EDITORIAL - Consumers must conserve
The first indication that this Government is serious about energy conservation came this week when the five per cent import duty on LED bulbs and solar water heaters was removed.
In this age of high electricity costs, it is estimated that replacing traditional light bulbs with LED bulbs guarantees both practical and aesthetic advantages over incandescent and fluorescent lights. They are energy efficient, long-lasting, and offer clear, consistent light. Importantly, LED bulbs may cut, by 25 per cent, the amount of energy needed to illuminate a room. By this one act, therefore, a significant number of householders will now have a better opportunity to be a part of the conservation efforts.
In advising of the changes to the Customs Act, Finance Minister Dr Peter Phillips said the adjustment was in keeping with the "Government's overall policy of encouraging energy conservation".
With petroleum for fuelling the country's energy sector accounting for 88 per cent of goods and services imported, it became an imperative for the Government to devise and implement energy-efficiency and conservation measures.
The Inter-American Development Bank (IDB) provided a US$20-million investment loan to assist the Government in meeting its objectives of implementing energy-efficiency and energy-conservation measures with the intention of making the public sector a model for the responsible use of energy by cutting electricity cost by 30 per cent over four years.
Three main vehicles were designed to tackle the problem, namely: Jamaica's National Energy Policy 2009-2030; the National Energy Conservation and Efficiency Policy 2010-2030 and the National Renewable Energy Policy 2010-2030.
PLETHORA OF PROBLEMS
An IDB energy audit of the public sector found a litany of problems such as low efficiency of water pump operations, old motors and other equipment, low levels of preventative maintenance at the NWC which accounts for more than half of Government's energy expenditure, obsolete lighting equipment in public buildings, energy leakage because of lack of insulation in public buildings, and old, energy-sucking, split-unit air-conditioning units.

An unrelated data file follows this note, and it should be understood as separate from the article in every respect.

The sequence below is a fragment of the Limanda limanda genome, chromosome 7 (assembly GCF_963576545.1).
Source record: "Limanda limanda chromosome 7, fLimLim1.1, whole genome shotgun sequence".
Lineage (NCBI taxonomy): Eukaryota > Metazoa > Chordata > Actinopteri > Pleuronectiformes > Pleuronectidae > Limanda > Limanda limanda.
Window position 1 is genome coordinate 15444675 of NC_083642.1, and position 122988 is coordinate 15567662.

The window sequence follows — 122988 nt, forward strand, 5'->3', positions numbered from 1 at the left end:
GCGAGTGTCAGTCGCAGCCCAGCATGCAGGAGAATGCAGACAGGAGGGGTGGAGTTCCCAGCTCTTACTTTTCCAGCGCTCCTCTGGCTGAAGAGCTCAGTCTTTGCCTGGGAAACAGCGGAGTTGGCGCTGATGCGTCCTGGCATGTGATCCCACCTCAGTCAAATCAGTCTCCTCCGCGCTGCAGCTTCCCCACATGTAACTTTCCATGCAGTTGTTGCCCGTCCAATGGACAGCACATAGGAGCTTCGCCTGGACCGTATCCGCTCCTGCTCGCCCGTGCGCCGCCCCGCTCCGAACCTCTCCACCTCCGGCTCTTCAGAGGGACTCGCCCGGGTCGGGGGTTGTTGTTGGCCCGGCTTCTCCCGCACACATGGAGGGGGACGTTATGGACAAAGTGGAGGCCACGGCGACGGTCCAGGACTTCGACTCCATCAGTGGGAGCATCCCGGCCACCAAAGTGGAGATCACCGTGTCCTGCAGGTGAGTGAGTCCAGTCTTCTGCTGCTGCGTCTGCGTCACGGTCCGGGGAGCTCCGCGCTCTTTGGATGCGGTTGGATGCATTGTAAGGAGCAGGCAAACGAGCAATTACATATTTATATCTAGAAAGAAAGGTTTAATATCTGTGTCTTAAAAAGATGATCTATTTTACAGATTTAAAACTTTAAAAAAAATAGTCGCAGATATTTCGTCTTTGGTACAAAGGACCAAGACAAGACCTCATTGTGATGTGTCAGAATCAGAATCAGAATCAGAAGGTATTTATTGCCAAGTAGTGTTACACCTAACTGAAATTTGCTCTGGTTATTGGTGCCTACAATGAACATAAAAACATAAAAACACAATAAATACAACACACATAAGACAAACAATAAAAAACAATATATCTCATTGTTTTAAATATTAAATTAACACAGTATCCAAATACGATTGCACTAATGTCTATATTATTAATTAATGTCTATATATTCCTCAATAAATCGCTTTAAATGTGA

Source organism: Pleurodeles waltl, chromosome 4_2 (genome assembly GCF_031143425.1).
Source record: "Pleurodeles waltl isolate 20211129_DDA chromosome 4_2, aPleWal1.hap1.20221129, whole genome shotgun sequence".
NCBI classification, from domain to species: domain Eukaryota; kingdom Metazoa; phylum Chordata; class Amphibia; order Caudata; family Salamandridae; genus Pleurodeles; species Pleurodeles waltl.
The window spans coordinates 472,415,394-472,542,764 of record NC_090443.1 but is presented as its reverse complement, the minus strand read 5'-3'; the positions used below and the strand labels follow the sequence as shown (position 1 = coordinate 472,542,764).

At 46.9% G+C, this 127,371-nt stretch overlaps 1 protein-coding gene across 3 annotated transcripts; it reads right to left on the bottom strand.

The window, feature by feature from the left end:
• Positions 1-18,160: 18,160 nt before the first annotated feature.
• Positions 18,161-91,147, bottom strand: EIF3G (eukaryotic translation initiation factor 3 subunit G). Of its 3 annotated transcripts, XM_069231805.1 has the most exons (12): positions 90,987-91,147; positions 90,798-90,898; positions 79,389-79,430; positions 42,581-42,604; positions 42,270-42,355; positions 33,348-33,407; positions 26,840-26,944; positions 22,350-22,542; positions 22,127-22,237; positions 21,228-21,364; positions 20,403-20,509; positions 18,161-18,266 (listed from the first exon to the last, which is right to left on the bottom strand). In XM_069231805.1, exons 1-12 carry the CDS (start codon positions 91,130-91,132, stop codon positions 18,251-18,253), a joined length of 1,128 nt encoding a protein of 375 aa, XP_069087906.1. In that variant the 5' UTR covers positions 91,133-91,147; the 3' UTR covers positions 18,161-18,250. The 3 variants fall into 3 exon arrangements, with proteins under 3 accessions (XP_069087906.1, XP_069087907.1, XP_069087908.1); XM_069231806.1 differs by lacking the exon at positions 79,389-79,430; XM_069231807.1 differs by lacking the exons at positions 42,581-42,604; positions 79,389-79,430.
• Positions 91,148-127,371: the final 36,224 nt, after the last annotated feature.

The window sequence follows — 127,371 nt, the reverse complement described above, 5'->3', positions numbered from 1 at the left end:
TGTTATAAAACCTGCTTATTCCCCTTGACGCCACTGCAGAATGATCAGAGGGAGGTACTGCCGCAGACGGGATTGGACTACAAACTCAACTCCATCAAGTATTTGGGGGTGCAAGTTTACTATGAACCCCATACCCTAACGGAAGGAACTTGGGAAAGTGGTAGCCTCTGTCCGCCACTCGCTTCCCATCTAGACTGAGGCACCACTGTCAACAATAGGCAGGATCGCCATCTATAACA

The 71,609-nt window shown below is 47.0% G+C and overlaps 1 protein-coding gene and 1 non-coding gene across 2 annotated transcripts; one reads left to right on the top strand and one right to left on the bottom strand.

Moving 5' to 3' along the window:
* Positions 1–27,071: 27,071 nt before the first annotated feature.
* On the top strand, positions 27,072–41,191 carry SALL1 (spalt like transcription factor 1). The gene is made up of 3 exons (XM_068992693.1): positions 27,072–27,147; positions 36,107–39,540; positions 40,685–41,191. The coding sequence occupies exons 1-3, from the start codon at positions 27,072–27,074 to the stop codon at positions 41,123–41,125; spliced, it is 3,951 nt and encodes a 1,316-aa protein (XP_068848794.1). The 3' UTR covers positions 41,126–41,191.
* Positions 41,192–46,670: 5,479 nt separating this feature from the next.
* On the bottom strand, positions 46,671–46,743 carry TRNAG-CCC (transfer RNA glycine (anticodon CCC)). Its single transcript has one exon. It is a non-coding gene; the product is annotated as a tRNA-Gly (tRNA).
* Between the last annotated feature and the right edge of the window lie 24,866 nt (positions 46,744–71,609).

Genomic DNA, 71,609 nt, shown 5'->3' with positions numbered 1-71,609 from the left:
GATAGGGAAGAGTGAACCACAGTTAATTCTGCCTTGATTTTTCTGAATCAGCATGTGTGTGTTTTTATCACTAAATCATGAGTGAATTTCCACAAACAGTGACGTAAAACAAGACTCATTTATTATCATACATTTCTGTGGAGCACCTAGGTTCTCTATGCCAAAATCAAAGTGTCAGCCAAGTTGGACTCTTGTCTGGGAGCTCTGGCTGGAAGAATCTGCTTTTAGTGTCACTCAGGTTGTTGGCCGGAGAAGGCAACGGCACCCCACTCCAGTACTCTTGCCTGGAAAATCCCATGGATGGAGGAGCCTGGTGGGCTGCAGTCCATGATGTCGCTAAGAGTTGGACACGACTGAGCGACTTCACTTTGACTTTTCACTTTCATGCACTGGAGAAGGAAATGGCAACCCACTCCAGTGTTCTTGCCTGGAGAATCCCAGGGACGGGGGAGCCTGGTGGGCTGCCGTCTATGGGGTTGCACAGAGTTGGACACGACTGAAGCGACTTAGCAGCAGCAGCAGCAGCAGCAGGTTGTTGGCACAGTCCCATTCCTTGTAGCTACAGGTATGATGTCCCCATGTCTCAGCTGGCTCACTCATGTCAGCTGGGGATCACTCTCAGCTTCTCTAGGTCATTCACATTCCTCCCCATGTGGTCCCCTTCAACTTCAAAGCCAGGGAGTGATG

But for a few police stations that are participating in a project to replace lighting fixtures and insulate windows and doors, the national energy-saving successes are not really noticeable. And if the blazing lights on the unoccupied Vale Royal grounds are anything to go by, as well as the ubiquitous old emergency exit signs which are working 24-7, it is hard to imagine that public sector 12 per cent energy consumption will be reduced in the foreseeable future.
Energy-conservation measures must necessarily include people, lighting, appliances and water. And even if new efficient power plants are being built, conservation efforts must be employed to save energy.
Experts say lighting upgrades offer substantial energy savings, so with the import duty being removed, it is anticipated that LED lighting will become more affordable for the average householder.
If Government is serious about getting everyone involved in a national conservation effort, why are there no experts available to do free home energy assessments to help householders make sensible energy decisions? Why are there no rebates and special consideration for those who invest in energy-efficient products?
While householders remain powerless to stop the monopoly Jamaica Public Service Company from hiking rates with impunity, they can make an impact on their bills by starting an aggressive programme of conservation within their own homes.
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